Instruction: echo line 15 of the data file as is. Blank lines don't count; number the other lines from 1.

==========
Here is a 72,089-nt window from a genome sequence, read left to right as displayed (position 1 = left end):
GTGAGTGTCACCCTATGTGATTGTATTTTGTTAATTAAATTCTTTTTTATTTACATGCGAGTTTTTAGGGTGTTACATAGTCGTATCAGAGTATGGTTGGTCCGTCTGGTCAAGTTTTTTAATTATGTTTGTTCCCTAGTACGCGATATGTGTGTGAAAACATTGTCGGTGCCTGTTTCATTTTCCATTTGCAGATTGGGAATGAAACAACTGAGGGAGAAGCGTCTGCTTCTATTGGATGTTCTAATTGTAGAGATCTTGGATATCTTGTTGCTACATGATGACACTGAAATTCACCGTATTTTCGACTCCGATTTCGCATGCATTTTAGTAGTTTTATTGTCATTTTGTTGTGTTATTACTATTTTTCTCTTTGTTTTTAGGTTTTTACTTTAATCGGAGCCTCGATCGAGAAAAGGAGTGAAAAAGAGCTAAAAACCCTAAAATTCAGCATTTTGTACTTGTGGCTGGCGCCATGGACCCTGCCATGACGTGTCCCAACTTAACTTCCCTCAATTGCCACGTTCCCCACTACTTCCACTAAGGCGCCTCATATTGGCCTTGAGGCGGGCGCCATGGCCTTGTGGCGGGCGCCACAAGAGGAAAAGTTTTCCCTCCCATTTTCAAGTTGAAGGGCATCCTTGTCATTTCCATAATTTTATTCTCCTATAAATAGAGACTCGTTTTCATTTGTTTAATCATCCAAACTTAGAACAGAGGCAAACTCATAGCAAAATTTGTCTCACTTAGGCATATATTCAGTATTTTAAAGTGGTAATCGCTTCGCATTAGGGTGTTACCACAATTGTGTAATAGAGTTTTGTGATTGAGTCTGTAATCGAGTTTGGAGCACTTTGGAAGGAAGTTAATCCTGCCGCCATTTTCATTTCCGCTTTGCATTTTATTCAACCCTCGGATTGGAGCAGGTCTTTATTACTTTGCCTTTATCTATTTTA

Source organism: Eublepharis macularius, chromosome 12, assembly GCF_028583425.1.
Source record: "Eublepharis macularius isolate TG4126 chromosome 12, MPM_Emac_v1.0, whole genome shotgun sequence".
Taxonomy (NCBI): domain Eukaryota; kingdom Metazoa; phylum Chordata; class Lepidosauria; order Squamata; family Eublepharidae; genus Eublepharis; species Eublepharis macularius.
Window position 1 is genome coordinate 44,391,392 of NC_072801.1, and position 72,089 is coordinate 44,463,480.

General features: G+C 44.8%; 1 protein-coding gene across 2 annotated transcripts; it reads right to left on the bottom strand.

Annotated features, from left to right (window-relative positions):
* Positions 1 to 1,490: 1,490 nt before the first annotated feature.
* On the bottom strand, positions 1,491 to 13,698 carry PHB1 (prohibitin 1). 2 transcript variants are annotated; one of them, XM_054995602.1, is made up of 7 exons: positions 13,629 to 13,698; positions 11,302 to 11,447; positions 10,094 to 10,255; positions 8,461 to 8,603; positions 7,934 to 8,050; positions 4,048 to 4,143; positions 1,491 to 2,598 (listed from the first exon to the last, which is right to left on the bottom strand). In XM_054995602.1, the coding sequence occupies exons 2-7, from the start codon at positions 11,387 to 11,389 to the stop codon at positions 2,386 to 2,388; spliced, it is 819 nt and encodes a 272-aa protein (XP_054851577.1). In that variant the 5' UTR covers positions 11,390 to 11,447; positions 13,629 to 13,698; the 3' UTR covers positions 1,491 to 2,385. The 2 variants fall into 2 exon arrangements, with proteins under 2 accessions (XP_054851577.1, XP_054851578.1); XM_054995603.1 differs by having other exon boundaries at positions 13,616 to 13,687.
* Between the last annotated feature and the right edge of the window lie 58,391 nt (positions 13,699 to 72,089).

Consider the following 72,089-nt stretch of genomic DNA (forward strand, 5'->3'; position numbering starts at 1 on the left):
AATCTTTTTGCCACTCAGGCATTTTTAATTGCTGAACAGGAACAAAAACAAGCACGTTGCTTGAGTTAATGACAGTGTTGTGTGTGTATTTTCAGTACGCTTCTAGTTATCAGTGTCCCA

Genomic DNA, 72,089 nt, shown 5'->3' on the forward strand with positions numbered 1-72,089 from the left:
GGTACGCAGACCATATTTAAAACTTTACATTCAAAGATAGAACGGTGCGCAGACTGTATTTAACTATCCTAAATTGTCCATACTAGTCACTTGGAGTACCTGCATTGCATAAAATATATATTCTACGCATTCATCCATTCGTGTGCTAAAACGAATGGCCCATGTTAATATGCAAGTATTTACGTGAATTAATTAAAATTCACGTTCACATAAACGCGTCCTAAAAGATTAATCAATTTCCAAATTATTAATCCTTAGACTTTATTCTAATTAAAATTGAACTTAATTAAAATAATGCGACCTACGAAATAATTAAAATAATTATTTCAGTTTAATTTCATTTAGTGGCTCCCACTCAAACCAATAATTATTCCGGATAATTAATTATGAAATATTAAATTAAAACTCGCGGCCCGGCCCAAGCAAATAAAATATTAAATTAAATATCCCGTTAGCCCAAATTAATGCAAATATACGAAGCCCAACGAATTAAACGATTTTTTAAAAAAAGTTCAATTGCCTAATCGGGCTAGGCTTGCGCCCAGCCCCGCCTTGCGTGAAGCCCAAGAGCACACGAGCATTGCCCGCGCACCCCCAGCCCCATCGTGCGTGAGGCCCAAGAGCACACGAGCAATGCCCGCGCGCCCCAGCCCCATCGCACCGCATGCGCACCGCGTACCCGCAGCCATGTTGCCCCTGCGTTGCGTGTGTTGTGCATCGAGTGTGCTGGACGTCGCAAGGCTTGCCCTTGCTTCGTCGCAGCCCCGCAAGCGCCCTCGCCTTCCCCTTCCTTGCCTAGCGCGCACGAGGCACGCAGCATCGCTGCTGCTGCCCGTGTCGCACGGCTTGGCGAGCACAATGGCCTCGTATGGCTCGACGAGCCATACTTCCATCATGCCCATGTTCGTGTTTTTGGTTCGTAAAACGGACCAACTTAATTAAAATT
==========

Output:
GGTACGCAGACCATATTTAAAACTTTACATTCAAAGATAGAACGGTGCGCAGACTGTATTTAACTATCCTAAATTGTCCATACTAGTCACTTGGAGTACCTGCATTGCATAAAATATATATTCTACGCATTCATCCATTCGTGTGCTAAAACGAATGGCCCATGTTAATATGCAAGTATTTACGTGAATTAATTAAAATTCACGTTCACATAAACGCGTCCTAAAAGATTAATCAATTTCCAAATTATTAATCCTTAGACTTTATTCTAATTAAAATTGAACTTAATTAAAATAATGCGACCTACGAAATAATTAAAATAATTATTTCAGTTTAATTTCATTTAGTGGCTCCCACTCAAACCAATAATTATTCCGGATAATTAATTATGAAATATTAAATTAAAACTCGCGGCCCGGCCCAAGCAAATAAAATATTAAATTAAATATCCCGTTAGCCCAAATTAATGCAAATATACGAAGCCCAACGAATTAAACGATTTTTTAAAAAAAGTTCAATTGCCTAATCGGGCTAGGCTTGCGCCCAGCCCCGCCTTGCGTGAAGCCCAAGAGCACACGAGCATTGCCCGCGCACCCCCAGCCCCATCGTGCGTGAGGCCCAAGAGCACACGAGCAATGCCCGCGCGCCCCAGCCCCATCGCACCGCATGCGCACCGCGTACCCGCAGCCATGTTGCCCCTGCGTTGCGTGTGTTGTGCATCGAGTGTGCTGGACGTCGCAAGGCTTGCCCTTGCTTCGTCGCAGCCCCGCAAGCGCCCTCGCCTTCCCCTTCCTTGCCTAGCGCGCACGAGGCACGCAGCATCGCTGCTGCTGCCCGTGTCGCACGGCTTGGCGAGCACAATGGCCTCGTATGGCTCGACGAGCCATACTTCCATCATGCCCATGTTCGTGTTTTTGGTTCGTAAAACGGACCAACTTAATTAAAATT